Traffic policemen in hazmat suits check a vehicle in front of an underpass tunnel closed after the coronavirus outbreak in Shanghai, China.
AP

China has reported more than 56,000 confirmed cases nationwide this month, with most of them attributed to the surge in Jilin.

Jilin province is enforcing travel bans and partial lockdowns in several cities, including Changchun, one of the centers of China’s auto industry. Although the province has recorded more than 1,000 new confirmed cases per day, the prevention and control measures taken there do not appear to have been as extreme as in other places.

As has become common, Jilin has built prefab temporary wards to house COVID-19 patients and those being monitored as suspected cases. The city of Suzhou, about an hour from Shanghai, as well as Changsha in the center of the country and Shenyang in the north-east are also constructing such buildings, which can accommodate more than 6,000 people.

Residents queue for a coronavirus test in barricaded apartment buildings in Beijing.
Residents queue for a coronavirus test in barricaded apartment buildings in Beijing.
AP

Shanghai itself has remodeled two gymnasiums, an exhibition hall and other facilities to accommodate potentially infected patients.

China has called its longstanding “zero tolerance” approach the most economical and effective prevention strategy against COVID-19.

The new measures, which will be enforced in Shanghai, aim to “curb the spread of the virus, protect people’s life and health, and achieve the dynamic zero-COVID target as soon as possible,” the COVID- 19 City Prevention and Control Bureau in an announcement Sunday night.

A delivery man walks past police officers in hazmat suits outside a hotel in Shanghai, China.
A delivery man walks past police officers in hazmat suits outside a hotel in Shanghai, China.
AP

That requires lockdowns and mass testing, with close contacts often quarantined at home or at a central government facility. The strategy focuses on eradicating community transmission of the virus as quickly as possible.

While officials, including Communist Party leader Xi Jinping, have encouraged more targeted measures, local officials are inclined to take a more extreme approach amid fears of being fired or otherwise punished over allegations of failing to prevent outbreaks.

Most recently, Hunan Province, which has had relatively few cases, ordered fines on 19 officials for “failing to vigorously consolidate anti-pandemic policies,” state broadcaster CCTV reported Monday.

Security guards in riot gear load goods onto a cart for delivery to barricaded apartment buildings in Beijing.
Security guards in riot gear load goods onto a cart for delivery to barricaded apartment buildings in Beijing.
AP

With China’s economic growth already slowing, the extreme measures are seen as deepening difficulties hitting jobs, consumption and even global supply chains. With a 21-day curfew on all foreigners arriving from abroad, travel between China and other countries has dropped dramatically.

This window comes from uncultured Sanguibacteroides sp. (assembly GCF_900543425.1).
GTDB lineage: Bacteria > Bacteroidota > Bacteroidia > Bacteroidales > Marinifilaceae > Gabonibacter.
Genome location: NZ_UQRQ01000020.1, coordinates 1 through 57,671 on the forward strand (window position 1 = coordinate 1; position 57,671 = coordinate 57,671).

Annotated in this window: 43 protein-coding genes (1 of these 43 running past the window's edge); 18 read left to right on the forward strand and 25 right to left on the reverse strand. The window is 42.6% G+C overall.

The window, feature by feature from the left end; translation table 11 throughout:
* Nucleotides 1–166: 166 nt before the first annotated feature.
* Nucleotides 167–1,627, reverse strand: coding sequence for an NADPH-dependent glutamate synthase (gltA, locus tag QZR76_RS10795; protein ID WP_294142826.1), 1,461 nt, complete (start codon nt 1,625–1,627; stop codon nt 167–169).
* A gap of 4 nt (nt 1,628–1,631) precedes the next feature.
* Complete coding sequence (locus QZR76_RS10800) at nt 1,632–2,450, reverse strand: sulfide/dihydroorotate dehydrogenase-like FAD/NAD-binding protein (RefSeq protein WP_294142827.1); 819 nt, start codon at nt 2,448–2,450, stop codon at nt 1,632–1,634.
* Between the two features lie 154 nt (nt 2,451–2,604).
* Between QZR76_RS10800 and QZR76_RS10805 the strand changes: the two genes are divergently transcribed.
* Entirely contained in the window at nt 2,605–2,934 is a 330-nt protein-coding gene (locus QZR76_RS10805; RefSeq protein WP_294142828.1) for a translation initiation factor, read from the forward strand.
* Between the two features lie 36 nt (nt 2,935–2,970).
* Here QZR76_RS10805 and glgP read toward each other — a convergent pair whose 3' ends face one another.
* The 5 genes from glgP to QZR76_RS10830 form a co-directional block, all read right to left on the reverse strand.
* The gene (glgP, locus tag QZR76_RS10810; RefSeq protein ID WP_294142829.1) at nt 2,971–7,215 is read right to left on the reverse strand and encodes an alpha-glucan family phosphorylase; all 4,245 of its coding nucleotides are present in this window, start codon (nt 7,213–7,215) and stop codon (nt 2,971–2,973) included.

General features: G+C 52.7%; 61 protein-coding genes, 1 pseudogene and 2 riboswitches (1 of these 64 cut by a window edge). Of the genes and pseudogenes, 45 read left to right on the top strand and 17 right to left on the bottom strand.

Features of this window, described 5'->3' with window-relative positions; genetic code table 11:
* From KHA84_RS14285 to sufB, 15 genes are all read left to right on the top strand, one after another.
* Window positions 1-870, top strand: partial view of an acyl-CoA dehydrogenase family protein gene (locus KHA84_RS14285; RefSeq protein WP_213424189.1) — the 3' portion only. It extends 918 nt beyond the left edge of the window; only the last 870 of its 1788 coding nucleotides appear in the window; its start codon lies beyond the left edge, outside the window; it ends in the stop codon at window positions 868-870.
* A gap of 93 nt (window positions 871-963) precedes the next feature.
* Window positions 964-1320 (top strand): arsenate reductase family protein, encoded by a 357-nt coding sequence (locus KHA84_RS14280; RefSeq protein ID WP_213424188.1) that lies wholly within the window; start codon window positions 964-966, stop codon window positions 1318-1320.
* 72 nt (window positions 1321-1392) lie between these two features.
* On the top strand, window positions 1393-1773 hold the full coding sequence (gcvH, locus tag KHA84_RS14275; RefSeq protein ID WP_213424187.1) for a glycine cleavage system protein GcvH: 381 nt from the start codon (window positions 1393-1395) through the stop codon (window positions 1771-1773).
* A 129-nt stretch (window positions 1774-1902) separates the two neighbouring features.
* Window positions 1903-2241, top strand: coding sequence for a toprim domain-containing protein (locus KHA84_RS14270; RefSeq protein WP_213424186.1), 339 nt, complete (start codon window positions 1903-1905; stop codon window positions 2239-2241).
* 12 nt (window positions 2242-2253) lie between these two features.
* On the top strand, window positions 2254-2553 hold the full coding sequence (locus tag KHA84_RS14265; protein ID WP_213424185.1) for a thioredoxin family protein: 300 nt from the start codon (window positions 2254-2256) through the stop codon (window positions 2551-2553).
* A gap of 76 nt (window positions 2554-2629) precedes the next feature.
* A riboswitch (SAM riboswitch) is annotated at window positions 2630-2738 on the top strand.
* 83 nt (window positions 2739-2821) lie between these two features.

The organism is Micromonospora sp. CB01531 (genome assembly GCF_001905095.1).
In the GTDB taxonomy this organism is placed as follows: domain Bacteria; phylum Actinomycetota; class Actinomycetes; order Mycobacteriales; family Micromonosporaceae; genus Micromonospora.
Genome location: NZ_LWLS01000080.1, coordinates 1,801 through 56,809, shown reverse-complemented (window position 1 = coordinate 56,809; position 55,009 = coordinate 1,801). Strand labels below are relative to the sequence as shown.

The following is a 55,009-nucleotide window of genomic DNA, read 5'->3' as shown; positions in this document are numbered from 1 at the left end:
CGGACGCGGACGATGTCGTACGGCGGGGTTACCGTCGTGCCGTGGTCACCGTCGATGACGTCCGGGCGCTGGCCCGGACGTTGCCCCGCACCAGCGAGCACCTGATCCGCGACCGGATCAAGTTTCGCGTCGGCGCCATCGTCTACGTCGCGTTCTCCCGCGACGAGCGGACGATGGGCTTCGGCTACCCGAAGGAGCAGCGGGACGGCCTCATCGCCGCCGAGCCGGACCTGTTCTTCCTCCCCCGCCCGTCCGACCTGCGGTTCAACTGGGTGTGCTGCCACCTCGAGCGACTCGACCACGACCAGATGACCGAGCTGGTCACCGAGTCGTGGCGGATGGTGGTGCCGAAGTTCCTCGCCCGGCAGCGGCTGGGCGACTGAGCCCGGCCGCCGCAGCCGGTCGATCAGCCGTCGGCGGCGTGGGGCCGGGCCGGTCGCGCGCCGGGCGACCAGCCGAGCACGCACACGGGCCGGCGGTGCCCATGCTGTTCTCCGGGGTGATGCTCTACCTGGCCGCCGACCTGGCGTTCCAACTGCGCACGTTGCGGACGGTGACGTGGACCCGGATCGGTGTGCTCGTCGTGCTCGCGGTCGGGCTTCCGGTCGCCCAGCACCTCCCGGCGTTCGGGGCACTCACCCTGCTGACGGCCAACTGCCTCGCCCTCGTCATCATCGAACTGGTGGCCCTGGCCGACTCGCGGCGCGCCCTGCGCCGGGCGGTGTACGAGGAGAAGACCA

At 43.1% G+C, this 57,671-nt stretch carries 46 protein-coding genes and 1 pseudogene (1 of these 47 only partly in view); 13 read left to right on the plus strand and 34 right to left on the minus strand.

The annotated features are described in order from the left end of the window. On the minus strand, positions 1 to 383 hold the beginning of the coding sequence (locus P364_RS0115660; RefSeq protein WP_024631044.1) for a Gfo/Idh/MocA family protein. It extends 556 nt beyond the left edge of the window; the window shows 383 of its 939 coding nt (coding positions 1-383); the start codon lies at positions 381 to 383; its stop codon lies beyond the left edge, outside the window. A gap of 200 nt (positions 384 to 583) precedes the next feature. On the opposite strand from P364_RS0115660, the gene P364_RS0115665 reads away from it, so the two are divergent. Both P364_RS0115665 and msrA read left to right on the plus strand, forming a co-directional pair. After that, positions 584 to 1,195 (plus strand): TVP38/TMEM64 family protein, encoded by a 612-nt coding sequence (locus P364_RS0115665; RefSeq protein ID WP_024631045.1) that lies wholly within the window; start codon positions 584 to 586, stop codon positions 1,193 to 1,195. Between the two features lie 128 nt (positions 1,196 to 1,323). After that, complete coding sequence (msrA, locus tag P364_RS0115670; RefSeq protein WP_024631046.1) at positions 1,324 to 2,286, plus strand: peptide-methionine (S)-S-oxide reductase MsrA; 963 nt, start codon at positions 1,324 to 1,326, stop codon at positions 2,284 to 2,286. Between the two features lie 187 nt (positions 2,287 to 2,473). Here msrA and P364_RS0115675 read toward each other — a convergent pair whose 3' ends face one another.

On Friday, the International Air Transport Association announced it would move its annual general meeting from Shanghai to Doha, citing “ongoing COVID-19-related restrictions on travel to China.”

“It is deeply disappointing that we cannot meet in Shanghai as planned,” said IATA Director General Willie Walsh in a press release.

Still, Shanghai’s announcement of dates for the lifting of the two lockdowns appeared to show further refinement of the Chinese approach. Previous citywide lockdowns were indefinite.

Although vaccination coverage in China is around 87%, it is significantly lower among older people, who are more likely to become seriously ill if they contract the virus.

In Hong Kong, Chief Executive Carrie Lam said the government was still considering next steps in what has been criticized as hesitant response to a recent fifth wave of COVID-19 infections that has resulted in tens of thousands of cases and more than 7,000 deaths.

Lam said no decision had yet been made on whether or when all 7.4 million residents of south China’s semi-autonomous region would be tested.

“I don’t have a schedule yet. It’s not easy to set a schedule in advance, just as I don’t know how quickly cases will come in,” Lam told reporters at a daily briefing.

https://nypost.com/2022/03/28/shanghai-starts-chinas-biggest-covid-19-lockdown-in-2-years/ Shanghai initiates China’s biggest COVID-19 lockdown in 2 years

JACLYN DIAZ

USTimeToday is an automatic aggregator of the all world’s media. In each content, the hyperlink to the primary source is specified. All trademarks belong to their rightful owners, all materials to their authors. If you are the owner of the content and do not want us to publish your materials, please contact us by email – admin@ustimetoday.com. The content will be deleted within 24 hours.

Related Articles

Back to top button